The youth group, together with other youth organizations, is set to hold a fact-finding mission in Payatas today.

Meanwhile, students are set to walk out of their classes tomorrow, December 12, to participate in the big anti-Con Ass rally.

Filipino-American students talk human rights on martial law anniversary

References:
Yancy Gandionco, Anakbayan NY/NJ, anakbayan_ny @ yahoo.com
Steve Raga, Sandiwa Fil-Am Youth, raga.steven @ gmail.com

New York– Filipino-American students of New York University and neighboring city colleges gathered one day after the 34th anniversary of Martial Law to discuss the current human rights situation in the Philippines last Friday, September 22nd.

The human rights forum was organized by the NY Committee for Human Rights in the Philippines, Anakbayan NY/NJ, and Sandiwa National Fil-Am Youth Organization, and attended by Filipino-American students with the help of the International Filipino Association of New York University.

“Even with our distance from the Philippines, we have a responsibility to understand what is happening in our homeland, especially if the human rights crisis has already reached Amnesty International and the World Council of Churches,” stated Steven Raga of Sandiwa, a Fil-Am youth organization founded primarily by alumnae of a study exchange program with the University of the Philippines.

Raga spent 6 weeks this past summer on exposure to the Philippines, where he was hosted by Anakbayan, a national youth organization struggling for democratic reforms such tuition fee rollbacks. Anakbayan also actively campaigns against provisions of Arroyo’s proposed Charter Change (Cha-Cha) as well as US military aid and troops flocking to the Philippines. Youth activists are among the ranks of those targeted and slain by politically-motivated killings and abductions.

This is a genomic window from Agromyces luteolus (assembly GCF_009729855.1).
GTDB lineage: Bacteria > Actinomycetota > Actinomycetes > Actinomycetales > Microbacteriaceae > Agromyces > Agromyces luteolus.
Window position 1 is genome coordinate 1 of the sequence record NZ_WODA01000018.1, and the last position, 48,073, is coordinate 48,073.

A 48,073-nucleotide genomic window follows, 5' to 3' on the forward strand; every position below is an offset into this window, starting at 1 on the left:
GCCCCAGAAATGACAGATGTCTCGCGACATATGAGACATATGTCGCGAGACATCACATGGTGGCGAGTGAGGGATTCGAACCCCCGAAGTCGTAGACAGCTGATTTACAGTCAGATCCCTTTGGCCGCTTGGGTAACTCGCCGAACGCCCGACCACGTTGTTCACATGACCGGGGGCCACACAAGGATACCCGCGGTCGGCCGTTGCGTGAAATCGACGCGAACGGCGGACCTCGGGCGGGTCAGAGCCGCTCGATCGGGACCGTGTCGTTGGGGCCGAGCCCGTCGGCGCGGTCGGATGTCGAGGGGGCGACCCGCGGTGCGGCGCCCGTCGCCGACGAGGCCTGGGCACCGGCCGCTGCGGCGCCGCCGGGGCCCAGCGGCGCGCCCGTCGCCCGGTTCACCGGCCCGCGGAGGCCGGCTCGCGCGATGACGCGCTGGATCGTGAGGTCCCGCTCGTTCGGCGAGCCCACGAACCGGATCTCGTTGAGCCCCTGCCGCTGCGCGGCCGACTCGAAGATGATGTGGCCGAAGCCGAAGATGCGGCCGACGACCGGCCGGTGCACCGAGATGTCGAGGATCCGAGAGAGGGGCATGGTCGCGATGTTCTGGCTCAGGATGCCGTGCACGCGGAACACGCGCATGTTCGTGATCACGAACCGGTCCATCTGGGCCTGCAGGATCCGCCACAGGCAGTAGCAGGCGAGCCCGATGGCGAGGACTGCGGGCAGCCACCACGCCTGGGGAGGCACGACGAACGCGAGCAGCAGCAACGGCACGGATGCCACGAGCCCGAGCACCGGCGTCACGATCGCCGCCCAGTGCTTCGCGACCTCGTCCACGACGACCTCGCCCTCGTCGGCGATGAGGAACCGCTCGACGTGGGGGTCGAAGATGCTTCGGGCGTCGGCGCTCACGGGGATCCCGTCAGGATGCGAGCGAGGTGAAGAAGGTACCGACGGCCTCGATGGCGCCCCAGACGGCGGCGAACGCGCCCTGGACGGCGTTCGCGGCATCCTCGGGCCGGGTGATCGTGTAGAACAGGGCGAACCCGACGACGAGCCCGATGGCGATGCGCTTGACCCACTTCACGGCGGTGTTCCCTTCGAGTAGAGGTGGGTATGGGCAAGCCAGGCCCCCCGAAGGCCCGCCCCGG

“I learned first-hand that the killings are only of people who are committing themselves to positive social change for the Philippines, even college students like us. The government says it is an issue of anti-terrorism and anti-insurgency, but it is very clear that the killings are the orchestration of a dictatorship, like Marcos,” Raga expressed in his report back to the students.

Rutgers sociology professor Robyn Rodriguez delivered the human rights violations statistics to a standing room audience of Filipino college students, reporting over 750 victims in the country since 2001.

The forum was also filled with cultural performances by Kinding Sindaw, an indigenous dance and music troupe, members of the New Jersey chapter of Anakbayan who sang songs of peace and justice, as well as Filipino-American rapper Valerie Francisco who delivered a poignant and relevant lyrical performance.

“We’re for the people, yet we come up missin’,” Francisco expressed in one of her rap songs.

The organizers concluded with a call to action and challenge for Filipino-American youth to take up the issue of human rights in their respective student circles and oppose US tax dollars being funneled to the Philippine government as military aid.

“We will all work after we graduate. We will all pay taxes. We must consciously take a stand as soon-to-be working people in the US that our tax dollars be withdrawn as support to the Philippines,” Raga added.

Reference was made to Lauro Baja, the Philippine permanent representative to the United Nations headquarters in New York City who was appointed to the UN Human Rights Council earlier this year.

“We seriously wonder what Mr. Baja is doing to address the situation in the Philippines, given his position at the UNHRC. It seems questionable that the Philippines can hold such a hot seat when the rest of the world’s human rights watchdogs have condemned the human rights record under Arroyo,” Raga ended.

For more information, contact anakbayan_ny@yahoo.com.